Times are tough at the moment, to put it mildly. With lockdown still mostly underway, life is still not quite “back to normal” even though a few restrictions are slowly being lifted. Being a student comes with its own challenges at the best of times, but lockdown has certainly made student life a little more difficult!
There’s widespread uncertainty about what exactly the world will look like post-lockdown, including how your studies and career path will unfold. The Covid-19 pandemic has definitely put a spanner in the works, but there are things students can do to hold onto their sanity during these stressful times.
“Mindfulness is more important now than ever, so try and set time aside each day and do as much as you can” says student household bill provider, Glide. Reconnecting to the present moment is always important, but even more so in trying times.
Making some room in your self-care routine for mindfulness means you give yourself the opportunity to pause, recalibrate, and release anxiety and stress. By focusing on where you are right now, you tune into your breathing, your bodily sensations, and the flow of thoughts and emotions. It can be a very effective stress management technique to focus on and contemplate just one sensation at a time.
Spending most of your day indoors can quickly start to feel unbalanced. Try to consciously structure the day ahead so you know you’re devoting enough time not only to study, but to other vital aspects of your wellbeing. Make time to exercise, relax and indulge in things you enjoy. At the same time, in periods of stress and uncertainty, you need to make the effort to really be kind to yourself – don’t worry or punish yourself if things don’t go to plan! Remember that it’s all temporary.
Social distancing simply means you physically maintain space between you and others – but you can still keep connected to loved ones in other ways. Make the best of the technology available (Zoom, Face Time, Skype, House party, WhatsApp, or Microsoft Teams) to have much-needed virtual meet ups.
Try to keep lines of communication open with your university and student advisors, too. Don’t be afraid to seek their support or guidance on what you’re experiencing. Keeping up to dates with your university’s policies will also make you feel more in control of planning your future post-Covid.
Remember to be Compassionate
Each of us is experiencing the challenge of the pandemic differently. Many people are finding an incredible sense of purpose and fulfilment from reaching out to others to help those having a harder time. If you feel as though you’d like to give back, why not volunteer to help more vulnerable people in your immediate community?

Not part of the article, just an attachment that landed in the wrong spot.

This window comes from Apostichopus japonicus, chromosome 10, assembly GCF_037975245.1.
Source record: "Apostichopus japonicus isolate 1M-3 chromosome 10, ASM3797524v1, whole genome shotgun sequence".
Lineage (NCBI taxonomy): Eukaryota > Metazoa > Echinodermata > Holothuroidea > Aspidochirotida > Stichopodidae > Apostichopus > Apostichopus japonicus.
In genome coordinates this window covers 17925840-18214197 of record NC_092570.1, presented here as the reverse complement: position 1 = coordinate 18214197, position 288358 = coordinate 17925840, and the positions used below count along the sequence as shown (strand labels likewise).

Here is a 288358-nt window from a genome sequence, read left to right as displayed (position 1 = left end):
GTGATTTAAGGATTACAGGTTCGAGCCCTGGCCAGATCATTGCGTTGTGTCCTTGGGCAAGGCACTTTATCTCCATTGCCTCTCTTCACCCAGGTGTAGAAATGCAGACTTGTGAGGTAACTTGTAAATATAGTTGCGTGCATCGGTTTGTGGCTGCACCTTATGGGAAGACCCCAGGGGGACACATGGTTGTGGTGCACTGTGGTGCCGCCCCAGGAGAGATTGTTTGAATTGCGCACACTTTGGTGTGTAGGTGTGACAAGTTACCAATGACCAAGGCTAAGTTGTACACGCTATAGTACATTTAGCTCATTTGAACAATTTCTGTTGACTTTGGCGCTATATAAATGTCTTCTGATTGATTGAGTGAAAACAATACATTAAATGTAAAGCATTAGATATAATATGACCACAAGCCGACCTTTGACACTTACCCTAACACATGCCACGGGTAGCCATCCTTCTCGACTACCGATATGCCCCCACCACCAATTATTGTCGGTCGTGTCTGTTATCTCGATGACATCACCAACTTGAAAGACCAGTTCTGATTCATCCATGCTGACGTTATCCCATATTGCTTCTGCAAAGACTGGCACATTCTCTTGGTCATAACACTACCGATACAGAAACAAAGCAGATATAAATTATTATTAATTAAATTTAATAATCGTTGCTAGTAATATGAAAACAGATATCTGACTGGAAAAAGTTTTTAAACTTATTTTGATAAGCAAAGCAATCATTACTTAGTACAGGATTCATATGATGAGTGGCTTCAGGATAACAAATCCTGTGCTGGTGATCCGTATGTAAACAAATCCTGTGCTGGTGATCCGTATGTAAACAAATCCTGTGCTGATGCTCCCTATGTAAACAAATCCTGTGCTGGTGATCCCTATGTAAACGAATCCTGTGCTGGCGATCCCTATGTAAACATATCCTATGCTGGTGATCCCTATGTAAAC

Even checking up on old friends makes a difference. Ask how people are doing and really listen, share gifts or cards with family members, make masks or find ways to support local businesses as they ease out of lockdown. If you’re not feeling strong enough to do any of that, be compassionate with yourself, and seek help and support if you need it.
Nurture Your Creativity
Being creative is great for stress relief. Take some time out to do creative activities that you enjoy like drawing and painting, making music or dancing, cooking and baking, writing, or knitting. Let go of any expectations about the finished product and remind yourself to simply enjoy the process as it unfolds.
Take Care of Your Body
Not only is exercise one of the best ways to boost your mood, it keeps you physically strong and healthy, too. Take advantage of the fact that you can leave the house any time you’d like a walk, run or outdoor exercise – restrictions on group sports still exist but will be lifted eventually. If you’d like to try something new, you could experiment with YouTube fitness classes, Zoom exercise groups, or simply play some upbeat music and dance around your living room to get your heart rate up!
Share Your Experience
Lockdown can be isolating. Try to reach out to others and talk honestly about how recent events have affected you (remembering that not everyone will have had the same experience). You might feel more connected and supported by sharing stories, asking for help and encouragement, or simply having a good whinge with sympathetic mates! If it feels more appropriate, seek online therapy or give a professional helpline, your university health service of your GP a call to help you work through any difficult feelings.
This is a guest post written by Evelyn James.